Sandblasting Painted Wood


Hello, I hope this is the correct newsgroup.
I am renovating a 1900 Victorian. It has decorative wood trim around windows and door frames. This trim has been painted numerous times over the years.
I heard of sandblasting painted wood trim. Has anyone done this? Is there a quick or better way to remove thick paint on wood trim.
Thank you in advance.
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Vinnie Boombotts wrote:

You may have heard of it but it will probably destroy the moldings in the process.
I would approach this task with a 3,000 PSI pressure washer exercising great care as you proceed.
Lew
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I just discovered a product called Silent Paint Remover. Seems better than sandblasting. It removes paint with IR heat. Great reviews in some magazines.
Has anyone used this product?
thanx
On 7/2/05 11:15 PM, in article BEECD07A.6057% snipped-for-privacy@internet.com,

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I have used a Master heat gun with good results. If you don't mind burning the wood a little & you've got good dexterity, small propane torch.
beware of lead paint issues
Bob
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Vinnie Boombotts wrote:

I haven't, but it's the same principle as a heat gun. Try a heat gun first.
It also seems to work best on large flat surfaces, like doors. Getting in the crannies of trim seems to require chemicals.
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Vinnie Boombotts wrote:

I've seen sandblasting inside a closed container with portholes so the worker can insert hands into gloves and rotate the wood as desired. The goal was to remove some of the paint and some of the softer wood and give the piece an antique sort of look. The results were beautiful. I have difficulty thinking about what would happen if you were sandblasting without the closed container.
Are you removing all the molding and doing the stripping outside?
Joise
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If the mouldings are soft wood, and possibly even if they are not, you're likely to rough it up quite a bit as you get off that last coat. I used to make sandblasted signs out of redwood, cedar, and sometimes oak. The blasting would remove wood more easlily, and therefore more deeply, in the areas between the growth rings, so the result had grooves from slight to 1/4" deep depending on the particular piece of wood! I'd find ANY other way, before I sandblasted my wood trim BTW, sandblasting IS a legitimate and common practice to remove paint from stucco in my area.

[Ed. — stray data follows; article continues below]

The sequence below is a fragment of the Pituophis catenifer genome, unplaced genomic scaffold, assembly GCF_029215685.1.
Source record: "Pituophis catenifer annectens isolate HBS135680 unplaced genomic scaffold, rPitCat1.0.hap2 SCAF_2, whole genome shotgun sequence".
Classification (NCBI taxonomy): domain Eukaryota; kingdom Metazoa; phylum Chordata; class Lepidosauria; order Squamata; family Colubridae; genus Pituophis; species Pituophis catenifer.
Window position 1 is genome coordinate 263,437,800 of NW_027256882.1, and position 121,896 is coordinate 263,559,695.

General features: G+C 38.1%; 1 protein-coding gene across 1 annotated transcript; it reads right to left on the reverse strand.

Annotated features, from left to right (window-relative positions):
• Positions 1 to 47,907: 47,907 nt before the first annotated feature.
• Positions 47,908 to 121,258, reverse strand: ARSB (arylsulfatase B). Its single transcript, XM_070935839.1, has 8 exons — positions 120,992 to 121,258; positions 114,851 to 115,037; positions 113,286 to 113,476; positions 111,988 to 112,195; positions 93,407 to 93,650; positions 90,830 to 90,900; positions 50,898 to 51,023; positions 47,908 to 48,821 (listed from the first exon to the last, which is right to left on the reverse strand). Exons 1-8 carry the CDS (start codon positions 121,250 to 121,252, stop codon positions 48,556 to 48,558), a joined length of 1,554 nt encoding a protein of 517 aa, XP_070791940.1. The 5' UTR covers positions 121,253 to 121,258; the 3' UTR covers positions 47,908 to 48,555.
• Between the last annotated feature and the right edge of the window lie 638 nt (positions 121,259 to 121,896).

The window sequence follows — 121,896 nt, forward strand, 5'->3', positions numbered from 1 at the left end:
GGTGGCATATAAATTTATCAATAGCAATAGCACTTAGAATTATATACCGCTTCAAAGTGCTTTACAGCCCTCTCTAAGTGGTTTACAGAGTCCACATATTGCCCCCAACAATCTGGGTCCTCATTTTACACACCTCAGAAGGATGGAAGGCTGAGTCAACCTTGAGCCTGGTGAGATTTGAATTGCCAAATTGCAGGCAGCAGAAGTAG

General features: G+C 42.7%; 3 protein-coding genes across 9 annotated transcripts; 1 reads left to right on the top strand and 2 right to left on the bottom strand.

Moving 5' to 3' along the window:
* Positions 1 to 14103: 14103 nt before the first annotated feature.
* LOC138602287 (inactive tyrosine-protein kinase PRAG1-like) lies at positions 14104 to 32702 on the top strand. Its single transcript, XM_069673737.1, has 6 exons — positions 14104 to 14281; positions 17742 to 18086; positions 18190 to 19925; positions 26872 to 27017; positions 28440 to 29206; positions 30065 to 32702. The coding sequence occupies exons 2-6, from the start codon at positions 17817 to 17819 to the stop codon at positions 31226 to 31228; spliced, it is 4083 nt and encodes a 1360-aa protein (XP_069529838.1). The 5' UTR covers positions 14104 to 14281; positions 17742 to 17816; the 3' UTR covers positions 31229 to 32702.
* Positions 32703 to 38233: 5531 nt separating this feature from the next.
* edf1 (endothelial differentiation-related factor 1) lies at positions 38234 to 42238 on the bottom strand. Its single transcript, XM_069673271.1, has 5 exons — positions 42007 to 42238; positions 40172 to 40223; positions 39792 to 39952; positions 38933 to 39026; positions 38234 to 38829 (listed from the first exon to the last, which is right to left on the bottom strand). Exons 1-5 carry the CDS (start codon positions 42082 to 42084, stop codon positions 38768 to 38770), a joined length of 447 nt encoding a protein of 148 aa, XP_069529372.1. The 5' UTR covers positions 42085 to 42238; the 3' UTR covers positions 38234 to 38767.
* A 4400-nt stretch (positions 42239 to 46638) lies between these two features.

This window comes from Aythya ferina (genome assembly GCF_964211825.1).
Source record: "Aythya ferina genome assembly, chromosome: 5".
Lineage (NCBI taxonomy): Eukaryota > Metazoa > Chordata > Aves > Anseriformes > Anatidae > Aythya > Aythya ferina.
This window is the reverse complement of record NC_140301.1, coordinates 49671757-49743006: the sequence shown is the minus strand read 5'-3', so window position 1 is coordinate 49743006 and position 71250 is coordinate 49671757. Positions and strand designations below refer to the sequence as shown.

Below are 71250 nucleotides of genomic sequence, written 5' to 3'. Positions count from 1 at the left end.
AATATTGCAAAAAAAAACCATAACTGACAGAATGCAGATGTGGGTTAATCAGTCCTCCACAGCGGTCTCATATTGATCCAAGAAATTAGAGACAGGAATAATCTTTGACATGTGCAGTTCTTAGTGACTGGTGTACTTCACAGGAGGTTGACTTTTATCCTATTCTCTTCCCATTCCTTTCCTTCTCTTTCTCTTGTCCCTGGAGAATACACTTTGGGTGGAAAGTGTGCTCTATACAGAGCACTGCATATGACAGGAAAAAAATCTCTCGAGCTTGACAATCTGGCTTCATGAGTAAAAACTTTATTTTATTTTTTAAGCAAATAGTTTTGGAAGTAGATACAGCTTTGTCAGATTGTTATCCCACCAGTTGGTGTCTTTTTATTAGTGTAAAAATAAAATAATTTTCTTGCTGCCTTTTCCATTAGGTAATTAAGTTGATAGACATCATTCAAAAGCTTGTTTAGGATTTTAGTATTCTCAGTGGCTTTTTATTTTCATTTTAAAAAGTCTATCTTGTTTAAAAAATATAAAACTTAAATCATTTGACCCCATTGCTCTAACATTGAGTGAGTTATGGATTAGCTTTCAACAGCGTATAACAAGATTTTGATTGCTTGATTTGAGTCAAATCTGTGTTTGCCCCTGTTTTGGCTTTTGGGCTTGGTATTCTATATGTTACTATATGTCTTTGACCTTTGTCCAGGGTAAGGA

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On Sat, 02 Jul 2005 23:15:06 -0400, Vinnie Boombotts

Sandblasting will damage the molding. More specifically, sandblasting will not only remove the paint, but it will remove any sharp edges in the wood--normally not something desirable for trim. Paint stripper, various scrapers, rubber gloves, coffee cans, lots of time is the way to go. A heat gun may be an alternative to the caustic chemical stripper.
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The previous owner of my house had painted the cedar shakes and I had the paint sandblasted, came out fine. Sandblasting is common on fiberglass boats, skill of the guy doing it is really important. But it is done without harming the gelcoat. The guy that did my house got the paint off but left the striations, which in effect made it look like a new shingle job. Try the classified. Tom

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Vinnie Boombotts wrote:

There are lots of ways to remove paint from trim. Sandblasting is very harsh, however, and you're likely to pit the wood.
There was a piece in _Fine Woodworking_ a few months back that described blasting it with _baking soda_ rather than sand. Much easier on the wood, and the baking-soda residue is biodegradable. The systems seem expensive, and I'd like to try one out someday.
Otherwise, the methods available to you are:
Heat guns Caustic chemical strippers like methylene chloride and pyrrolidine 3M's Safest Stripper Sanding and grinding.
My own favorite method is to use Peel Away 6 or 7 for the upper layers, and methylene chloride and wire brushes for the final layers. I also urge people to avoid Citrustrip.
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